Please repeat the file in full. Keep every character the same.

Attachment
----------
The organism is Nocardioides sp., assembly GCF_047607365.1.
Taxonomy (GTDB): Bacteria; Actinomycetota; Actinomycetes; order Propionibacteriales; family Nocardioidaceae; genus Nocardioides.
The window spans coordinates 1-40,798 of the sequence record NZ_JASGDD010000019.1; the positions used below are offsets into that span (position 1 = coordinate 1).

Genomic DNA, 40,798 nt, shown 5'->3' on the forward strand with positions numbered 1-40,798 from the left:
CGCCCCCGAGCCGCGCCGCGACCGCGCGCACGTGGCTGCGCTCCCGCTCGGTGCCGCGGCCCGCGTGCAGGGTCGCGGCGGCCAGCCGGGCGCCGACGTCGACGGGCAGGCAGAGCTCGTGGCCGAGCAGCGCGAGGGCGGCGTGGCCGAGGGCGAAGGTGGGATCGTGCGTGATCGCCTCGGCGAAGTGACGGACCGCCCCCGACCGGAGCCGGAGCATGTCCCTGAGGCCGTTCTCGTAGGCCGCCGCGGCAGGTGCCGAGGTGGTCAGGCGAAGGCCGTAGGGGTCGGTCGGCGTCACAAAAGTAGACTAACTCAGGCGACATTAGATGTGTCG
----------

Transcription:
The organism is Nocardioides sp., assembly GCF_047607365.1.
Taxonomy (GTDB): Bacteria; Actinomycetota; Actinomycetes; order Propionibacteriales; family Nocardioidaceae; genus Nocardioides.
The window spans coordinates 1-40,798 of the sequence record NZ_JASGDD010000019.1; the positions used below are offsets into that span (position 1 = coordinate 1).

Genomic DNA, 40,798 nt, shown 5'->3' on the forward strand with positions numbered 1-40,798 from the left:
CGCCCCCGAGCCGCGCCGCGACCGCGCGCACGTGGCTGCGCTCCCGCTCGGTGCCGCGGCCCGCGTGCAGGGTCGCGGCGGCCAGCCGGGCGCCGACGTCGACGGGCAGGCAGAGCTCGTGGCCGAGCAGCGCGAGGGCGGCGTGGCCGAGGGCGAAGGTGGGATCGTGCGTGATCGCCTCGGCGAAGTGACGGACCGCCCCCGACCGGAGCCGGAGCATGTCCCTGAGGCCGTTCTCGTAGGCCGCCGCGGCAGGTGCCGAGGTGGTCAGGCGAAGGCCGTAGGGGTCGGTCGGCGTCACAAAAGTAGACTAACTCAGGCGACATTAGATGTGTCG